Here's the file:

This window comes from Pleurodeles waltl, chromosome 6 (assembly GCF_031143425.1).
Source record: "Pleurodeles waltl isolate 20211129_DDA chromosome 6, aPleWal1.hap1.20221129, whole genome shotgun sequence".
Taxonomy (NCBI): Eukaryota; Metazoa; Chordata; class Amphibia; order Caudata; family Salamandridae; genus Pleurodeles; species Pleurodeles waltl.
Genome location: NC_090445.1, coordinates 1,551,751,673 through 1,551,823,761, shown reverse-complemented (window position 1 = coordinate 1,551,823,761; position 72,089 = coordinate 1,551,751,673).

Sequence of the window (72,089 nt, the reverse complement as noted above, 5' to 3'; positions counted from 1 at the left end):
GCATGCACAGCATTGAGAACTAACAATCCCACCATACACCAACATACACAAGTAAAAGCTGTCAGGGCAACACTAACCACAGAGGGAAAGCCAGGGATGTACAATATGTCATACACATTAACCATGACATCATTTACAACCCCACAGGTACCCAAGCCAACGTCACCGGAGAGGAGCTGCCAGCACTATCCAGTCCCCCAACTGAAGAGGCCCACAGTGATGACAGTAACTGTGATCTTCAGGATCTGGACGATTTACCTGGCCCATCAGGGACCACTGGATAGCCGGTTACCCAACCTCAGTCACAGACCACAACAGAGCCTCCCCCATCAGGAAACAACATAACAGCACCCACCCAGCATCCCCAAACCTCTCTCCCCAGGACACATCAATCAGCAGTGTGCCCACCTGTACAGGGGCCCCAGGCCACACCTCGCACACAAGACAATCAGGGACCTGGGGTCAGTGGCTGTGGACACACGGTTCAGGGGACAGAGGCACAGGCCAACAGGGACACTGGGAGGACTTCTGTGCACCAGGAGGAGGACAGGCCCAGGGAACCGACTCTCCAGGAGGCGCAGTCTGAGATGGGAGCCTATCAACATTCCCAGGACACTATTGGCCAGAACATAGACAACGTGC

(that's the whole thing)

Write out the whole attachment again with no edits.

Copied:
This window comes from Pleurodeles waltl, chromosome 6 (assembly GCF_031143425.1).
Source record: "Pleurodeles waltl isolate 20211129_DDA chromosome 6, aPleWal1.hap1.20221129, whole genome shotgun sequence".
Taxonomy (NCBI): Eukaryota; Metazoa; Chordata; class Amphibia; order Caudata; family Salamandridae; genus Pleurodeles; species Pleurodeles waltl.
Genome location: NC_090445.1, coordinates 1,551,751,673 through 1,551,823,761, shown reverse-complemented (window position 1 = coordinate 1,551,823,761; position 72,089 = coordinate 1,551,751,673).

Sequence of the window (72,089 nt, the reverse complement as noted above, 5' to 3'; positions counted from 1 at the left end):
GCATGCACAGCATTGAGAACTAACAATCCCACCATACACCAACATACACAAGTAAAAGCTGTCAGGGCAACACTAACCACAGAGGGAAAGCCAGGGATGTACAATATGTCATACACATTAACCATGACATCATTTACAACCCCACAGGTACCCAAGCCAACGTCACCGGAGAGGAGCTGCCAGCACTATCCAGTCCCCCAACTGAAGAGGCCCACAGTGATGACAGTAACTGTGATCTTCAGGATCTGGACGATTTACCTGGCCCATCAGGGACCACTGGATAGCCGGTTACCCAACCTCAGTCACAGACCACAACAGAGCCTCCCCCATCAGGAAACAACATAACAGCACCCACCCAGCATCCCCAAACCTCTCTCCCCAGGACACATCAATCAGCAGTGTGCCCACCTGTACAGGGGCCCCAGGCCACACCTCGCACACAAGACAATCAGGGACCTGGGGTCAGTGGCTGTGGACACACGGTTCAGGGGACAGAGGCACAGGCCAACAGGGACACTGGGAGGACTTCTGTGCACCAGGAGGAGGACAGGCCCAGGGAACCGACTCTCCAGGAGGCGCAGTCTGAGATGGGAGCCTATCAACATTCCCAGGACACTATTGGCCAGAACATAGACAACGTGC